This page contains a Flash digital edition of a book.
“These concepts will also be interesting in other parts of the world where farming is taking place - Chile, Scotland, Alaska, Canada, China… It is a good opportunity for other countries to have fish farms further offshore, away from the coast. In Norway this started as a small market but in 10 years it is a global product. We are taking the lead like we did in the oil and gas market.”


Odd: “Who knows where we will be in 20 years’ time? Two young teachers started Nova Sea in 1972 in North Norway when everybody was saying it wasn’t possible to farm fish that far north. It was too cold, too dark. They flew 1200 young fish in plastic bags over to the island of Lovund in a seaplane and only 174 survived to full maturity. Many people said this was proof it


would be a disaster, but our founder thought this was actually a success and the start of something. We now produce 50,000 tonnes a year today and we handle some 12.5 million smolts per annum. The feeding barge supplies 400 tonnes of feed. So, if this is in 40 years, imagine what we will see in the next 20 with developments like these!”


Two concepts based on semisubmersible technology


Viewpoint Seafarm and the Spider Cage concepts are both innovative, offshore fish farm solutions based on semisubmersible technology. Viewpoint Seafarm comprises a hub, which is (semi) supporting four floating net cages interconnected through a dedicated hinge system. Each floater has a projected area (seen from above) of approximately 50 m x 35 m. In the tests it has been demonstrated that the cages provide the required stability to survive conditions up to Hs 11 m.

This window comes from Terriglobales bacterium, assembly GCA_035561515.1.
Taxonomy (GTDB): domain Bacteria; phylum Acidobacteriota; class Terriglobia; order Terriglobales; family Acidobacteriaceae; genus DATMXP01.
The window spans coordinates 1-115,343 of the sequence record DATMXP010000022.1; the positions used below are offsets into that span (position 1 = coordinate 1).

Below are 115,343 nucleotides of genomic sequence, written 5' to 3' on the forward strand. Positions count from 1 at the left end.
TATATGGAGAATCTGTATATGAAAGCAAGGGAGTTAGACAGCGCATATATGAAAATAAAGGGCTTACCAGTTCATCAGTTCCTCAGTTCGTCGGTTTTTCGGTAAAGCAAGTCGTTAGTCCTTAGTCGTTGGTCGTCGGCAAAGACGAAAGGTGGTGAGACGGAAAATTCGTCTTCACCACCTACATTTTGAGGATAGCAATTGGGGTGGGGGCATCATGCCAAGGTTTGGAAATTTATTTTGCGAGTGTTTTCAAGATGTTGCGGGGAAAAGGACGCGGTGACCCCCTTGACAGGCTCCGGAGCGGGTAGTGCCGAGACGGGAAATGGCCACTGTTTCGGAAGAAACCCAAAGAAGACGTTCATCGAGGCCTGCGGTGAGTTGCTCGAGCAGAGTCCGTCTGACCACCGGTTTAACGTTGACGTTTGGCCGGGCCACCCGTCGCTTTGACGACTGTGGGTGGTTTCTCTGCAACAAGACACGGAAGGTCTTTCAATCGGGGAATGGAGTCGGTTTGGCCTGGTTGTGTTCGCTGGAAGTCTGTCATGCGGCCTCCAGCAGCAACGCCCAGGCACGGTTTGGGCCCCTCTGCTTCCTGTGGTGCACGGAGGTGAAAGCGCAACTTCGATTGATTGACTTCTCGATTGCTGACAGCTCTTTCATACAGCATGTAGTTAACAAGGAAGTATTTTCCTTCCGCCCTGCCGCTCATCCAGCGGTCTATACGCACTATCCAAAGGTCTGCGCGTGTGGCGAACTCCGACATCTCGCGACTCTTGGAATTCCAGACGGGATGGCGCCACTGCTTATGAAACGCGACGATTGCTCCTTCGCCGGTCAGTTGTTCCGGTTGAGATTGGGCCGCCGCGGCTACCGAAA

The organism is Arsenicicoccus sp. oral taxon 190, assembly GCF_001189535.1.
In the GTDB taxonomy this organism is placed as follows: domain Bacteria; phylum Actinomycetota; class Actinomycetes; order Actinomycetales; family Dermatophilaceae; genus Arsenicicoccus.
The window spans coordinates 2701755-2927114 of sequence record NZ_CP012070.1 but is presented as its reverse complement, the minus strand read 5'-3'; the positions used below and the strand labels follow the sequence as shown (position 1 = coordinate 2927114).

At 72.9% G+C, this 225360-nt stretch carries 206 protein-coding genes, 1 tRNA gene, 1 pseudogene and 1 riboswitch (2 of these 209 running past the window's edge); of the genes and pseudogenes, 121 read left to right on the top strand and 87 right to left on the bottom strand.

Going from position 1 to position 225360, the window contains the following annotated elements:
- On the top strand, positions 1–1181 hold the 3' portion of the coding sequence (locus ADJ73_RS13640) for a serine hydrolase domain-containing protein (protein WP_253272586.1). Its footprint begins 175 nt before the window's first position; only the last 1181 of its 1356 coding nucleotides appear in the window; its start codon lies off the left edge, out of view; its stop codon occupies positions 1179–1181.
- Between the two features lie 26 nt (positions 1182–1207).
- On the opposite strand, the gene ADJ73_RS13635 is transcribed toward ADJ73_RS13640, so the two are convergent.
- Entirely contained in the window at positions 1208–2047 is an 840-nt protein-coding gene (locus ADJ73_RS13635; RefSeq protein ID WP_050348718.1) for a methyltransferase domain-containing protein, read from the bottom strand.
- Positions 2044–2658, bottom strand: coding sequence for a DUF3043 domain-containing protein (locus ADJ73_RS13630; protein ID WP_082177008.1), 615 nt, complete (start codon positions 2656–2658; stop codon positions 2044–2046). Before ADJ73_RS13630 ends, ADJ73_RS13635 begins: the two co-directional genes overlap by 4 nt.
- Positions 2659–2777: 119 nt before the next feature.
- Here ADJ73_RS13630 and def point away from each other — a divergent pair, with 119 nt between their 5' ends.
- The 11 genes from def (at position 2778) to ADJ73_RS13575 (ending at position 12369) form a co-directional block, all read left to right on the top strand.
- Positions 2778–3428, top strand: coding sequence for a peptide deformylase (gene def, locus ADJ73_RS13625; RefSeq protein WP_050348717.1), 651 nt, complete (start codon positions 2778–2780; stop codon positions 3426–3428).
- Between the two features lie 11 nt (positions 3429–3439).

The Spider Cage is a completely different concept designed to keep sea lice out of the farm. A dedicated barrier, with a


diameter of approximately 100 m, has been constructed shielding the actual fish cage from heavy sea conditions and lice. Tests have been performed up to sea states of 11 m with and without current, where general motions, accelerations, loads and sloshing have been assessed.


In order to simulate the behaviour of the concepts accurately it is important to truly understand the scaling laws for the net structures in relation to waves and current. An important factor is to be aware of the flow within the fish cage to assure high standards for the welfare of the fish. Hence the flow measured at scale should


accurately represent the flow at full scale. In close cooperation with ICON SYSTEMS and Viewpoint Seafarm, we have performed dedicated tests to assure that scaling related to the net structure and the flow in/around the structure are representative and well understood. Both concepts have been tested successfully and the findings of the test campaign have been recorded for the successful continuation of the development of the fish farm designs.


Rene Lindeboom r.lindeboom@marin.nl


report


9


Page 1  |  Page 2  |  Page 3  |  Page 4  |  Page 5  |  Page 6  |  Page 7  |  Page 8  |  Page 9  |  Page 10  |  Page 11  |  Page 12  |  Page 13  |  Page 14  |  Page 15  |  Page 16  |  Page 17  |  Page 18  |  Page 19  |  Page 20  |  Page 21  |  Page 22  |  Page 23  |  Page 24  |  Page 25  |  Page 26  |  Page 27  |  Page 28